In Texas, approximately 13% of the state’s 1,222 nursing homes have at least one case of the new coronavirus. Texas Health and Human Services Commission officials reported 38 nursing home residents and staff members have died of COVID-19 statewide. Nursing home administrators must take reasonable measures to ensure caregivers follow updated state protocols to protect residents in long-term residential health care facilities. Nursing home abuse covers acts of negligence that cause, or exacerbate existing health conditions or place residents in danger.
A doctor at one of the nursing homes tried to use the anti-malaria drug hydroxychloroquine on dozens of elderly patients diagnosed with COVID-19, stating he was tracking the outcomes in an “observational study,” which is less than ethical and breaks laws related to human studies protocols. Dr. Robin Armstrong who is the medical director at The Resort at Texas City made a controversial decision to administer hydroxychloroquine to residents and admitted some families were not aware that relatives were put on the drug, stating that he consulted with most residents prior to giving them the tablets. This action could easily open the facility up to litigation if outcomes caused injury or death of a resident.
Reasonable precautionary measures.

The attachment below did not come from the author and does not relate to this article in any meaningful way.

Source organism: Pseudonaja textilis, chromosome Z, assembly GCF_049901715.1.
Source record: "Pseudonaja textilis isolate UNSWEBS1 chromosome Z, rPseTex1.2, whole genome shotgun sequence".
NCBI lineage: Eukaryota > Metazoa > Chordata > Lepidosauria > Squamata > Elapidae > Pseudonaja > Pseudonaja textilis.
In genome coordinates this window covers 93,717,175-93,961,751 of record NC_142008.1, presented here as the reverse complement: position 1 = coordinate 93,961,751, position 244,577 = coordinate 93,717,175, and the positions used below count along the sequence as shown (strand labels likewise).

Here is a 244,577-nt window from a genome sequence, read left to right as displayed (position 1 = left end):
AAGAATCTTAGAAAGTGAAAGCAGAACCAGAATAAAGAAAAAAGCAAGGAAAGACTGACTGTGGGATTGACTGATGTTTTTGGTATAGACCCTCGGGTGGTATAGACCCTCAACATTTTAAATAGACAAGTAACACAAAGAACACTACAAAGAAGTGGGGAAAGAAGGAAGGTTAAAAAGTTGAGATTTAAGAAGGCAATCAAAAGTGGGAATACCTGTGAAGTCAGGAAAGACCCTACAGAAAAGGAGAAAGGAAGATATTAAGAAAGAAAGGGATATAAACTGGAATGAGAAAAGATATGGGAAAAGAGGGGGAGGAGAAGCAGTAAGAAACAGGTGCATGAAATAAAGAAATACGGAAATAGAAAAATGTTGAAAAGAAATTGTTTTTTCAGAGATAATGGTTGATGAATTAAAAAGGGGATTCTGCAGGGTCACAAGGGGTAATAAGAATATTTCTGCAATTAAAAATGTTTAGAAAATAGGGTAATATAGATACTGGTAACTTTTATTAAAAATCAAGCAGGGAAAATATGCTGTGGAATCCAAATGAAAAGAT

Nursing home and assisted living facilities must provide a level of care based on current medical and nursing home care industry standards for all residents and patients. If an injury, or death related to COVID-19 occurs at a nursing home under the supervision of health care professionals, who are not diligent about isolation precautions, the nursing home, or assisted living facility may be legally responsible. Contact an experienced attorney who can review the case based on the events that lead to the injury or death.
Patients over the age of 60 and those with chronic medical conditions are at higher risk of severe illness from COVID-19 and facilities should engage in the isolation precaution practices they have utilized for respiratory infections such as influenza. Deviations from facility cleanliness, staff hygiene and administrative infectious disease protocols could place a resident at risk and may be considered acts of unintentional negligence.
Statute of limitations.
The statute of limitations for wrongful death claims in Texas is two years from the date of the decedent’s death, with reasonable support that a defendant’s negligence or intentional action played a role in causing a death.
Seek legal counsel.
Contact a personal injury attorney in Texas if you, or a loved one suffered injury, or death caused by unsafe practices, inadequate precautions and sustained exposure to other sick long-term care residents to discuss your case.